Microsoft Bends Over, Changes Its Mind Regarding DNT

By | April 3, 2015 | 2 Comments


Microsoft Bends Over, Changes Its Mind Regarding DNTAd agencies rejoice.

Remember when Microsoft was all pro consumer, pro privacy and all that? Resulting in praises from various companies and users after it was decided to enable Do Not Track (DNT) by default in both IE10 and IE11?

Well, the good news are over as Microsoft has just changed its mind and won’t be enabling such feature by default.

Why? The recent W3C draft update now includes the following: “The basic principle is that a tracking preference expression is only transmitted when it reflects a deliberate choice by the user. In the absence of user choice, there is no tracking preference expressed”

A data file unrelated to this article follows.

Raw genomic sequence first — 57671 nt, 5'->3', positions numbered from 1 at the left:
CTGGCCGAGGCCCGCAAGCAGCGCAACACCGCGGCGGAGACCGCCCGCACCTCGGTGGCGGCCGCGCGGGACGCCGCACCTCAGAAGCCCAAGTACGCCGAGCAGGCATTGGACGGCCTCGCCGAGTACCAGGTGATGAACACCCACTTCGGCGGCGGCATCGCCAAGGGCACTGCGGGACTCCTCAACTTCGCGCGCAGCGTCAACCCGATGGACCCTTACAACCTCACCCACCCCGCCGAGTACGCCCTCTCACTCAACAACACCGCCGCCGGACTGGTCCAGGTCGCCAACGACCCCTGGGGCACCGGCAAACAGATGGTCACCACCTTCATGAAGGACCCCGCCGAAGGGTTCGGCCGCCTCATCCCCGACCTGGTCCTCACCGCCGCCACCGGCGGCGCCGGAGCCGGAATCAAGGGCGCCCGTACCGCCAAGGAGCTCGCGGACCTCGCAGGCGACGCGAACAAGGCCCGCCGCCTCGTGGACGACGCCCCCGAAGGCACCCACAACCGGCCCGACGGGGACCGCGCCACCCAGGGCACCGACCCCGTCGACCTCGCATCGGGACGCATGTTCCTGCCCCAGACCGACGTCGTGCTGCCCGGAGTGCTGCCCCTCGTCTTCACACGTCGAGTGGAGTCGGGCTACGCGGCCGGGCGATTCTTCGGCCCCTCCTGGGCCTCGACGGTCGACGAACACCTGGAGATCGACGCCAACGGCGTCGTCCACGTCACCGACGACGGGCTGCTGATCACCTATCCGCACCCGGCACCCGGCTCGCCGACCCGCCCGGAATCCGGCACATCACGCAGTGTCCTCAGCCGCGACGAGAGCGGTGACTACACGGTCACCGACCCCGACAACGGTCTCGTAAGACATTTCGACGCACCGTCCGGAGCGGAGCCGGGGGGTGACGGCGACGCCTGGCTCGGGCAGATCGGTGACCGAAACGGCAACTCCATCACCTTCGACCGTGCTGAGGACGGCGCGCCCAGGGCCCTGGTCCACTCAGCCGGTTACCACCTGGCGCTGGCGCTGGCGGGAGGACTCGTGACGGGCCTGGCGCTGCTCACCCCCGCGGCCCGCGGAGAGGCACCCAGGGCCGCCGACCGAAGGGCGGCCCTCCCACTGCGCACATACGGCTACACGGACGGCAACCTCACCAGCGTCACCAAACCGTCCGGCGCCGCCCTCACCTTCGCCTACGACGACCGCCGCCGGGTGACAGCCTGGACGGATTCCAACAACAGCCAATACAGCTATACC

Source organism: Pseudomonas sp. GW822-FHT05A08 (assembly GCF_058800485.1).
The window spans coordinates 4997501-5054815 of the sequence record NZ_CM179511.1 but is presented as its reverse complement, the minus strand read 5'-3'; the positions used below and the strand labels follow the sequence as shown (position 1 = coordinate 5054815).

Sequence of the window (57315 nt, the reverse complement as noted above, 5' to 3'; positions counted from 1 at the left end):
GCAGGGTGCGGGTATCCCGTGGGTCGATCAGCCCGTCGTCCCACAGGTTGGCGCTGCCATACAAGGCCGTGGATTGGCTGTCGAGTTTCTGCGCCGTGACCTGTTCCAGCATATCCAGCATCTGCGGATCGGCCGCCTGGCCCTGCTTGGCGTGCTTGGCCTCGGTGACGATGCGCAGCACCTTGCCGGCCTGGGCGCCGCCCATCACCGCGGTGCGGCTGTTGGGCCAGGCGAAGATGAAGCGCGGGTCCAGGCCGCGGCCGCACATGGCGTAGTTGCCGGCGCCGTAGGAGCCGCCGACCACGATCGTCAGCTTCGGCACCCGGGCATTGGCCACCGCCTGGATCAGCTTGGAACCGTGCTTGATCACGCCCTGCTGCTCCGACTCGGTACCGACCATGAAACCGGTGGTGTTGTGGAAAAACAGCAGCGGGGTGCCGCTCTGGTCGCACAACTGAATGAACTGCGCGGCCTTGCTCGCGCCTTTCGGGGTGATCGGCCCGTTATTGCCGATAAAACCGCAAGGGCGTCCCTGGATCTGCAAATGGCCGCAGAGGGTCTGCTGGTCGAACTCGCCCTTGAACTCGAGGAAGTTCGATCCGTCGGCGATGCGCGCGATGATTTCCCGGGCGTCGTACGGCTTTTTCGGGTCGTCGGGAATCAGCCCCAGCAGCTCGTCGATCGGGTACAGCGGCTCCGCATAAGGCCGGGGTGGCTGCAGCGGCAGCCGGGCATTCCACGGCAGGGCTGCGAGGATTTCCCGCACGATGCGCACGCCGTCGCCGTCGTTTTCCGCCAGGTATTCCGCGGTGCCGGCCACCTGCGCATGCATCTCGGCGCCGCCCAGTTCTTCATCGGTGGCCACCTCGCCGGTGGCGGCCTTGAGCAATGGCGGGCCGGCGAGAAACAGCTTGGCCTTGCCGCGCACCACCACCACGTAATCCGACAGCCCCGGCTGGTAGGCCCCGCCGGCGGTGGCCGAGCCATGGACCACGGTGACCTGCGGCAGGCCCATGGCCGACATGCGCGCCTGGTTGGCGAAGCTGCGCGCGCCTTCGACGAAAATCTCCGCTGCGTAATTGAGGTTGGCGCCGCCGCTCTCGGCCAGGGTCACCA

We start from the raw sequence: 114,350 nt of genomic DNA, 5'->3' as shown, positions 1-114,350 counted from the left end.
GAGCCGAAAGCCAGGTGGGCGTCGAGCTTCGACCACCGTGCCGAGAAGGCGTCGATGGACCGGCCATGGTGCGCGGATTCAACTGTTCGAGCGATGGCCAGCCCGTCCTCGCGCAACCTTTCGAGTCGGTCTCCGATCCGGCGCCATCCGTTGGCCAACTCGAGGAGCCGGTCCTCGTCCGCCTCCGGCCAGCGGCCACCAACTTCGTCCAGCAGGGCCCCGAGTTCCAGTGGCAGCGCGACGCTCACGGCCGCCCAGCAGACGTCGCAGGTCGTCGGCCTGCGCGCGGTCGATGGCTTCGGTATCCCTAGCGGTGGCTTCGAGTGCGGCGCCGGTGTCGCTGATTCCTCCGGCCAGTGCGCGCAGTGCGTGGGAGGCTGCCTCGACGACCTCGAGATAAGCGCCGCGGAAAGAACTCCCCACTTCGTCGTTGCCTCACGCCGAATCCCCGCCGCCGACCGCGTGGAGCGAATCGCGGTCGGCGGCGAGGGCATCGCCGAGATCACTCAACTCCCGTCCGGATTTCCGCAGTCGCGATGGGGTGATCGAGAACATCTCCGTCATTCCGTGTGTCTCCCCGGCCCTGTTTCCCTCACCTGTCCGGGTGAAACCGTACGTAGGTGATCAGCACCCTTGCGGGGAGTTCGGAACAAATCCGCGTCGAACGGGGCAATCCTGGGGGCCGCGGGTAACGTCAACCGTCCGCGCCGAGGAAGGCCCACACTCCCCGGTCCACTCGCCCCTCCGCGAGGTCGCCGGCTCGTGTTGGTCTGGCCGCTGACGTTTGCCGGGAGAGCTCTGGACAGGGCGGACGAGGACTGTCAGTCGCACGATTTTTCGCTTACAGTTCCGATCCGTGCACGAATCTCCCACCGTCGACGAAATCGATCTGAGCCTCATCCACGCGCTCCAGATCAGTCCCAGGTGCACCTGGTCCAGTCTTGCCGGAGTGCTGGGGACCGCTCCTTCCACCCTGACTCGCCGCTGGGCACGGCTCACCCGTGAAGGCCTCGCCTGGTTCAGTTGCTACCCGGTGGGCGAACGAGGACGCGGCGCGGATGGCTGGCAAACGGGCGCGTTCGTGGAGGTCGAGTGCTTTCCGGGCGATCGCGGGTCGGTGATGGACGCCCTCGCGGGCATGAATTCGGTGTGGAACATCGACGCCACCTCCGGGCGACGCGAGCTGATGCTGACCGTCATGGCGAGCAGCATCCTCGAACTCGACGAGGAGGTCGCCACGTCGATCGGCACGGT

Therefore, Microsoft says that websites that receive a DNT signal from the new browsers could argue that it doesn’t reflect the users’ preference, and therefore, choose not to honor it.

Does the explanation make sense? Of course not, for us it looks just like some fluff PR talk.

[Via: Microsoft]


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Vygantas is a former web designer whose projects are used by companies such as AMD, NVIDIA and departed Westood Studios. Being passionate about software, Vygantas began his journalism career back in 2007 when he founded FavBrowser.com. Having said that, he is also an adrenaline junkie who enjoys good books, fitness activities and Forex trading.

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  1. tiagos says:

    This is all a bit of a moot discussion, unfortunately. That said, as far as I know, Apache servers ignore the DNT requests from IE, automatic or not.

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